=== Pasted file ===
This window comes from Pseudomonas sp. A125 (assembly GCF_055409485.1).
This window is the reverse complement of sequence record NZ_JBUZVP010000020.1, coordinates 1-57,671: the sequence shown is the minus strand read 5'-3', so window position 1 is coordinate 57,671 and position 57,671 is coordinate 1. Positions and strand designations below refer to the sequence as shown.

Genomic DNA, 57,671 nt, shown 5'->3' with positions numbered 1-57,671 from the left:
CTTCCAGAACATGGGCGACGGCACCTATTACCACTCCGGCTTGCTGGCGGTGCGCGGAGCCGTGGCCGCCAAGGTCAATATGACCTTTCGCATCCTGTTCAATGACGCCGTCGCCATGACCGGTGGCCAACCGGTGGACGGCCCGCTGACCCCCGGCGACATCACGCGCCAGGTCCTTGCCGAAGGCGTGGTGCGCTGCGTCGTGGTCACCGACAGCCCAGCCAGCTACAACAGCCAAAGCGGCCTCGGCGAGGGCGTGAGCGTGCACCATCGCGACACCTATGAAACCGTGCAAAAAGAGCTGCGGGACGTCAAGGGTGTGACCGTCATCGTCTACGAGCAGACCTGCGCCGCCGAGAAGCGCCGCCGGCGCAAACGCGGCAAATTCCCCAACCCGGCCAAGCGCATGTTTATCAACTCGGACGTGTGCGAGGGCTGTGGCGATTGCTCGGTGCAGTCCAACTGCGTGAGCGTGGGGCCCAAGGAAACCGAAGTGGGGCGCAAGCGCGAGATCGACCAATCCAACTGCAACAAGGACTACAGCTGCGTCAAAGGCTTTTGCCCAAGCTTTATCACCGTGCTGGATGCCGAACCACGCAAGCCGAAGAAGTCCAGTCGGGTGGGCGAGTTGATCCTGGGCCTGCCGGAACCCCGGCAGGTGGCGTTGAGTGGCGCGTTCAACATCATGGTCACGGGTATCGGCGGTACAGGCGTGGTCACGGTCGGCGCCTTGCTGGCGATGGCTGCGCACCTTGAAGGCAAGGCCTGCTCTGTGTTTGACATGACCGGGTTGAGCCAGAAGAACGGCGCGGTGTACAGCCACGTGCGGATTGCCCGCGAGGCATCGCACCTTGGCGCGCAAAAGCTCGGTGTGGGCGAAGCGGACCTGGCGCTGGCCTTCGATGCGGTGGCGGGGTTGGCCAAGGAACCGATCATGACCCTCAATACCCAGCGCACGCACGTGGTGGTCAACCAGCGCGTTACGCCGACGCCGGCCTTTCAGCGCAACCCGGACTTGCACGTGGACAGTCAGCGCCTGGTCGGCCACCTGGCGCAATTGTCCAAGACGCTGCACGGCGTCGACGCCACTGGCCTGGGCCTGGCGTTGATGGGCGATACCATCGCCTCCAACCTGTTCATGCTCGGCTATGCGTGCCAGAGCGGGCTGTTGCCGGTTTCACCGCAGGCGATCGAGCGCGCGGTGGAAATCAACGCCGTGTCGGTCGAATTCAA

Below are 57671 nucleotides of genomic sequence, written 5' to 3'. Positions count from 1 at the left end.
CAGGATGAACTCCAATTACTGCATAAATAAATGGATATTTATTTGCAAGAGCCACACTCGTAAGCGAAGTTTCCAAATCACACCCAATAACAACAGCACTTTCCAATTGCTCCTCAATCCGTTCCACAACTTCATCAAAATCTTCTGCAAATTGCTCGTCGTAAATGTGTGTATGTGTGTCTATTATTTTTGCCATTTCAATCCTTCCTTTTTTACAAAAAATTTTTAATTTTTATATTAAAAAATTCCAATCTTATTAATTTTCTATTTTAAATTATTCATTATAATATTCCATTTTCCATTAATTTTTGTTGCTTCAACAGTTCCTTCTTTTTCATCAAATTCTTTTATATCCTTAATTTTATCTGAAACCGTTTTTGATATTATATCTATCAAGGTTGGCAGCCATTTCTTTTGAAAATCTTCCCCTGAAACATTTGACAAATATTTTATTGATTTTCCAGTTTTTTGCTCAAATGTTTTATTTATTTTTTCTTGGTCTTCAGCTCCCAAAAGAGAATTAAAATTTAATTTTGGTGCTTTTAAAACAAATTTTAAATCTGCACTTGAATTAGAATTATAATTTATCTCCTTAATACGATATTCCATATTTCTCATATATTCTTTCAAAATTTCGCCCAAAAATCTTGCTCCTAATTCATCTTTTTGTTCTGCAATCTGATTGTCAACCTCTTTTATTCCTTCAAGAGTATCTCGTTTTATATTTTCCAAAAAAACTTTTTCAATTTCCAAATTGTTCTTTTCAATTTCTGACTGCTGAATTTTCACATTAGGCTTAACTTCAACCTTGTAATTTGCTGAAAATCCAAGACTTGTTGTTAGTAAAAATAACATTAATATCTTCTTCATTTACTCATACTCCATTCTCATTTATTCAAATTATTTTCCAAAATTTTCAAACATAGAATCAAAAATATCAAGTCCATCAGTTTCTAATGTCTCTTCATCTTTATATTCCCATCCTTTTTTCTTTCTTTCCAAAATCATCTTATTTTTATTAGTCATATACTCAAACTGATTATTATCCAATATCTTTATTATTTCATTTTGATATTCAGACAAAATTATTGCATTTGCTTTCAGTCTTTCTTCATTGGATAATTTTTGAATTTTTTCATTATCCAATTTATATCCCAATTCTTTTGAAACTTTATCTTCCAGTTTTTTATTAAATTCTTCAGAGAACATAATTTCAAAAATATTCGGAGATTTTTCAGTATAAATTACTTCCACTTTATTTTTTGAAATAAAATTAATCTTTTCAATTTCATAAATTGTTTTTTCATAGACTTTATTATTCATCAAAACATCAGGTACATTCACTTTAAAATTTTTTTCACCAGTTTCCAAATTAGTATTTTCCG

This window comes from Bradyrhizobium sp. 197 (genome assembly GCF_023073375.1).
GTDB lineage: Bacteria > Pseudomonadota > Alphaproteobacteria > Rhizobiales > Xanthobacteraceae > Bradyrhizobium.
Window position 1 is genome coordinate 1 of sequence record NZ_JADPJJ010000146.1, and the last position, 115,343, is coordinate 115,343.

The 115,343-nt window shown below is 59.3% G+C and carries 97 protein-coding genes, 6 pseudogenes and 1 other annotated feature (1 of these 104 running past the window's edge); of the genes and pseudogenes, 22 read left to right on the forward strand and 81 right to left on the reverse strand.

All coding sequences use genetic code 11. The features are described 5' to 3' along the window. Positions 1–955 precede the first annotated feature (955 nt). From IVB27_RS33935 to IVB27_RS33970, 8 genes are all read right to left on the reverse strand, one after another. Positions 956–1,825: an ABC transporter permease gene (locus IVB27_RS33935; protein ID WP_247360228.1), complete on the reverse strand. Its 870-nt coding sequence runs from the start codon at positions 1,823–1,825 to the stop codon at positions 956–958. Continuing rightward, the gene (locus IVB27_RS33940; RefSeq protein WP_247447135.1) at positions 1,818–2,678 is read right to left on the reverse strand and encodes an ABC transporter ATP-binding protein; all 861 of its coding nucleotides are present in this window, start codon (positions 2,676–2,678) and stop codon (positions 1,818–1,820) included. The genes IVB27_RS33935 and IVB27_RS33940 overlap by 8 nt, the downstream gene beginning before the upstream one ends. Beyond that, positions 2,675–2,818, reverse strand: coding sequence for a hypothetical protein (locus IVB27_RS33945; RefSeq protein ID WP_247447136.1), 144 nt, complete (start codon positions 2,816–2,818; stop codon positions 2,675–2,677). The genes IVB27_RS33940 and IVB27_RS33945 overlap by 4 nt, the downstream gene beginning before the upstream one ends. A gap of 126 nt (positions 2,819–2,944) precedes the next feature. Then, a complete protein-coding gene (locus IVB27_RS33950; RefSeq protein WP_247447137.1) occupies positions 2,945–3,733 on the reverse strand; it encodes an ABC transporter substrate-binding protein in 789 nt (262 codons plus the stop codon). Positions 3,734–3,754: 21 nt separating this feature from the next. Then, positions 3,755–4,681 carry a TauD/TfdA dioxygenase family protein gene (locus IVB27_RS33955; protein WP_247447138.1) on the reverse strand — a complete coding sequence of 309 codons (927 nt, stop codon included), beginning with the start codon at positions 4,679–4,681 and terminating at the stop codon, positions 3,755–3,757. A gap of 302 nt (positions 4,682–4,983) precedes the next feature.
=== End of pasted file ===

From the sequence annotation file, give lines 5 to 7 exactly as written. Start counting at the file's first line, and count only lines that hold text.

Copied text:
Below are 57671 nucleotides of genomic sequence, written 5' to 3'. Positions count from 1 at the left end.
CAGGATGAACTCCAATTACTGCATAAATAAATGGATATTTATTTGCAAGAGCCACACTCGTAAGCGAAGTTTCCAAATCACACCCAATAACAACAGCACTTTCCAATTGCTCCTCAATCCGTTCCACAACTTCATCAAAATCTTCTGCAAATTGCTCGTCGTAAATGTGTGTATGTGTGTCTATTATTTTTGCCATTTCAATCCTTCCTTTTTTACAAAAAATTTTTAATTTTTATATTAAAAAATTCCAATCTTATTAATTTTCTATTTTAAATTATTCATTATAATATTCCATTTTCCATTAATTTTTGTTGCTTCAACAGTTCCTTCTTTTTCATCAAATTCTTTTATATCCTTAATTTTATCTGAAACCGTTTTTGATATTATATCTATCAAGGTTGGCAGCCATTTCTTTTGAAAATCTTCCCCTGAAACATTTGACAAATATTTTATTGATTTTCCAGTTTTTTGCTCAAATGTTTTATTTATTTTTTCTTGGTCTTCAGCTCCCAAAAGAGAATTAAAATTTAATTTTGGTGCTTTTAAAACAAATTTTAAATCTGCACTTGAATTAGAATTATAATTTATCTCCTTAATACGATATTCCATATTTCTCATATATTCTTTCAAAATTTCGCCCAAAAATCTTGCTCCTAATTCATCTTTTTGTTCTGCAATCTGATTGTCAACCTCTTTTATTCCTTCAAGAGTATCTCGTTTTATATTTTCCAAAAAAACTTTTTCAATTTCCAAATTGTTCTTTTCAATTTCTGACTGCTGAATTTTCACATTAGGCTTAACTTCAACCTTGTAATTTGCTGAAAATCCAAGACTTGTTGTTAGTAAAAATAACATTAATATCTTCTTCATTTACTCATACTCCATTCTCATTTATTCAAATTATTTTCCAAAATTTTCAAACATAGAATCAAAAATATCAAGTCCATCAGTTTCTAATGTCTCTTCATCTTTATATTCCCATCCTTTTTTCTTTCTTTCCAAAATCATCTTATTTTTATTAGTCATATACTCAAACTGATTATTATCCAATATCTTTATTATTTCATTTTGATATTCAGACAAAATTATTGCATTTGCTTTCAGTCTTTCTTCATTGGATAATTTTTGAATTTTTTCATTATCCAATTTATATCCCAATTCTTTTGAAACTTTATCTTCCAGTTTTTTATTAAATTCTTCAGAGAACATAATTTCAAAAATATTCGGAGATTTTTCAGTATAAATTACTTCCACTTTATTTTTTGAAATAAAATTAATCTTTTCAATTTCATAAATTGTTTTTTCATAGACTTTATTATTCATCAAAACATCAGGTACATTCACTTTAAAATTTTTTTCACCAGTTTCCAAATTAGTATTTTCCG

This window comes from Bradyrhizobium sp. 197 (genome assembly GCF_023073375.1).